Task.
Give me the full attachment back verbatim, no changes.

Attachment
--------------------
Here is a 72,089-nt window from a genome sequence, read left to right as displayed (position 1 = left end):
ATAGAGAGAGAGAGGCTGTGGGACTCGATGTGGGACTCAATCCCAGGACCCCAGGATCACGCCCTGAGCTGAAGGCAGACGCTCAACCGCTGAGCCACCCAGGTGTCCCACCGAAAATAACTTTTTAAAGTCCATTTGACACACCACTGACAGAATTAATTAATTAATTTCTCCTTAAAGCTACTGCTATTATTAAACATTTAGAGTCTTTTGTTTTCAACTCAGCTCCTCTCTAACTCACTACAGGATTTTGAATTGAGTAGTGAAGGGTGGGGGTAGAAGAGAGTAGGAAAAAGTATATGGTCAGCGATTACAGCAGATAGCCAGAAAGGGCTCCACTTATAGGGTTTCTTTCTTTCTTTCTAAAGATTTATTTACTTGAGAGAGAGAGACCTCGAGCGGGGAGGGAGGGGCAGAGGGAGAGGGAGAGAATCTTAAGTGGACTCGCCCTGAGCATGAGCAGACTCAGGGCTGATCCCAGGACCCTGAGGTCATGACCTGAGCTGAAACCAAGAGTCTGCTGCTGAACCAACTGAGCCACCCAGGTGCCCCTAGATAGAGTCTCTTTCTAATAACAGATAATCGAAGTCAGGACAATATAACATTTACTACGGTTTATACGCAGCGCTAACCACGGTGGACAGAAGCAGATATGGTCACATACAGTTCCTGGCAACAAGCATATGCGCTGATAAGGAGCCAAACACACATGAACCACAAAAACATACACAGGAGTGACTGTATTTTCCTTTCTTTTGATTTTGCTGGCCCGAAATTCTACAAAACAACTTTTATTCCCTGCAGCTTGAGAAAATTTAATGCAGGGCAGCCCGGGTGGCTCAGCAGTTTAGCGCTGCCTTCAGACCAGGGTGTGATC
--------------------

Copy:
Here is a 72,089-nt window from a genome sequence, read left to right as displayed (position 1 = left end):
ATAGAGAGAGAGAGGCTGTGGGACTCGATGTGGGACTCAATCCCAGGACCCCAGGATCACGCCCTGAGCTGAAGGCAGACGCTCAACCGCTGAGCCACCCAGGTGTCCCACCGAAAATAACTTTTTAAAGTCCATTTGACACACCACTGACAGAATTAATTAATTAATTTCTCCTTAAAGCTACTGCTATTATTAAACATTTAGAGTCTTTTGTTTTCAACTCAGCTCCTCTCTAACTCACTACAGGATTTTGAATTGAGTAGTGAAGGGTGGGGGTAGAAGAGAGTAGGAAAAAGTATATGGTCAGCGATTACAGCAGATAGCCAGAAAGGGCTCCACTTATAGGGTTTCTTTCTTTCTTTCTAAAGATTTATTTACTTGAGAGAGAGAGACCTCGAGCGGGGAGGGAGGGGCAGAGGGAGAGGGAGAGAATCTTAAGTGGACTCGCCCTGAGCATGAGCAGACTCAGGGCTGATCCCAGGACCCTGAGGTCATGACCTGAGCTGAAACCAAGAGTCTGCTGCTGAACCAACTGAGCCACCCAGGTGCCCCTAGATAGAGTCTCTTTCTAATAACAGATAATCGAAGTCAGGACAATATAACATTTACTACGGTTTATACGCAGCGCTAACCACGGTGGACAGAAGCAGATATGGTCACATACAGTTCCTGGCAACAAGCATATGCGCTGATAAGGAGCCAAACACACATGAACCACAAAAACATACACAGGAGTGACTGTATTTTCCTTTCTTTTGATTTTGCTGGCCCGAAATTCTACAAAACAACTTTTATTCCCTGCAGCTTGAGAAAATTTAATGCAGGGCAGCCCGGGTGGCTCAGCAGTTTAGCGCTGCCTTCAGACCAGGGTGTGATC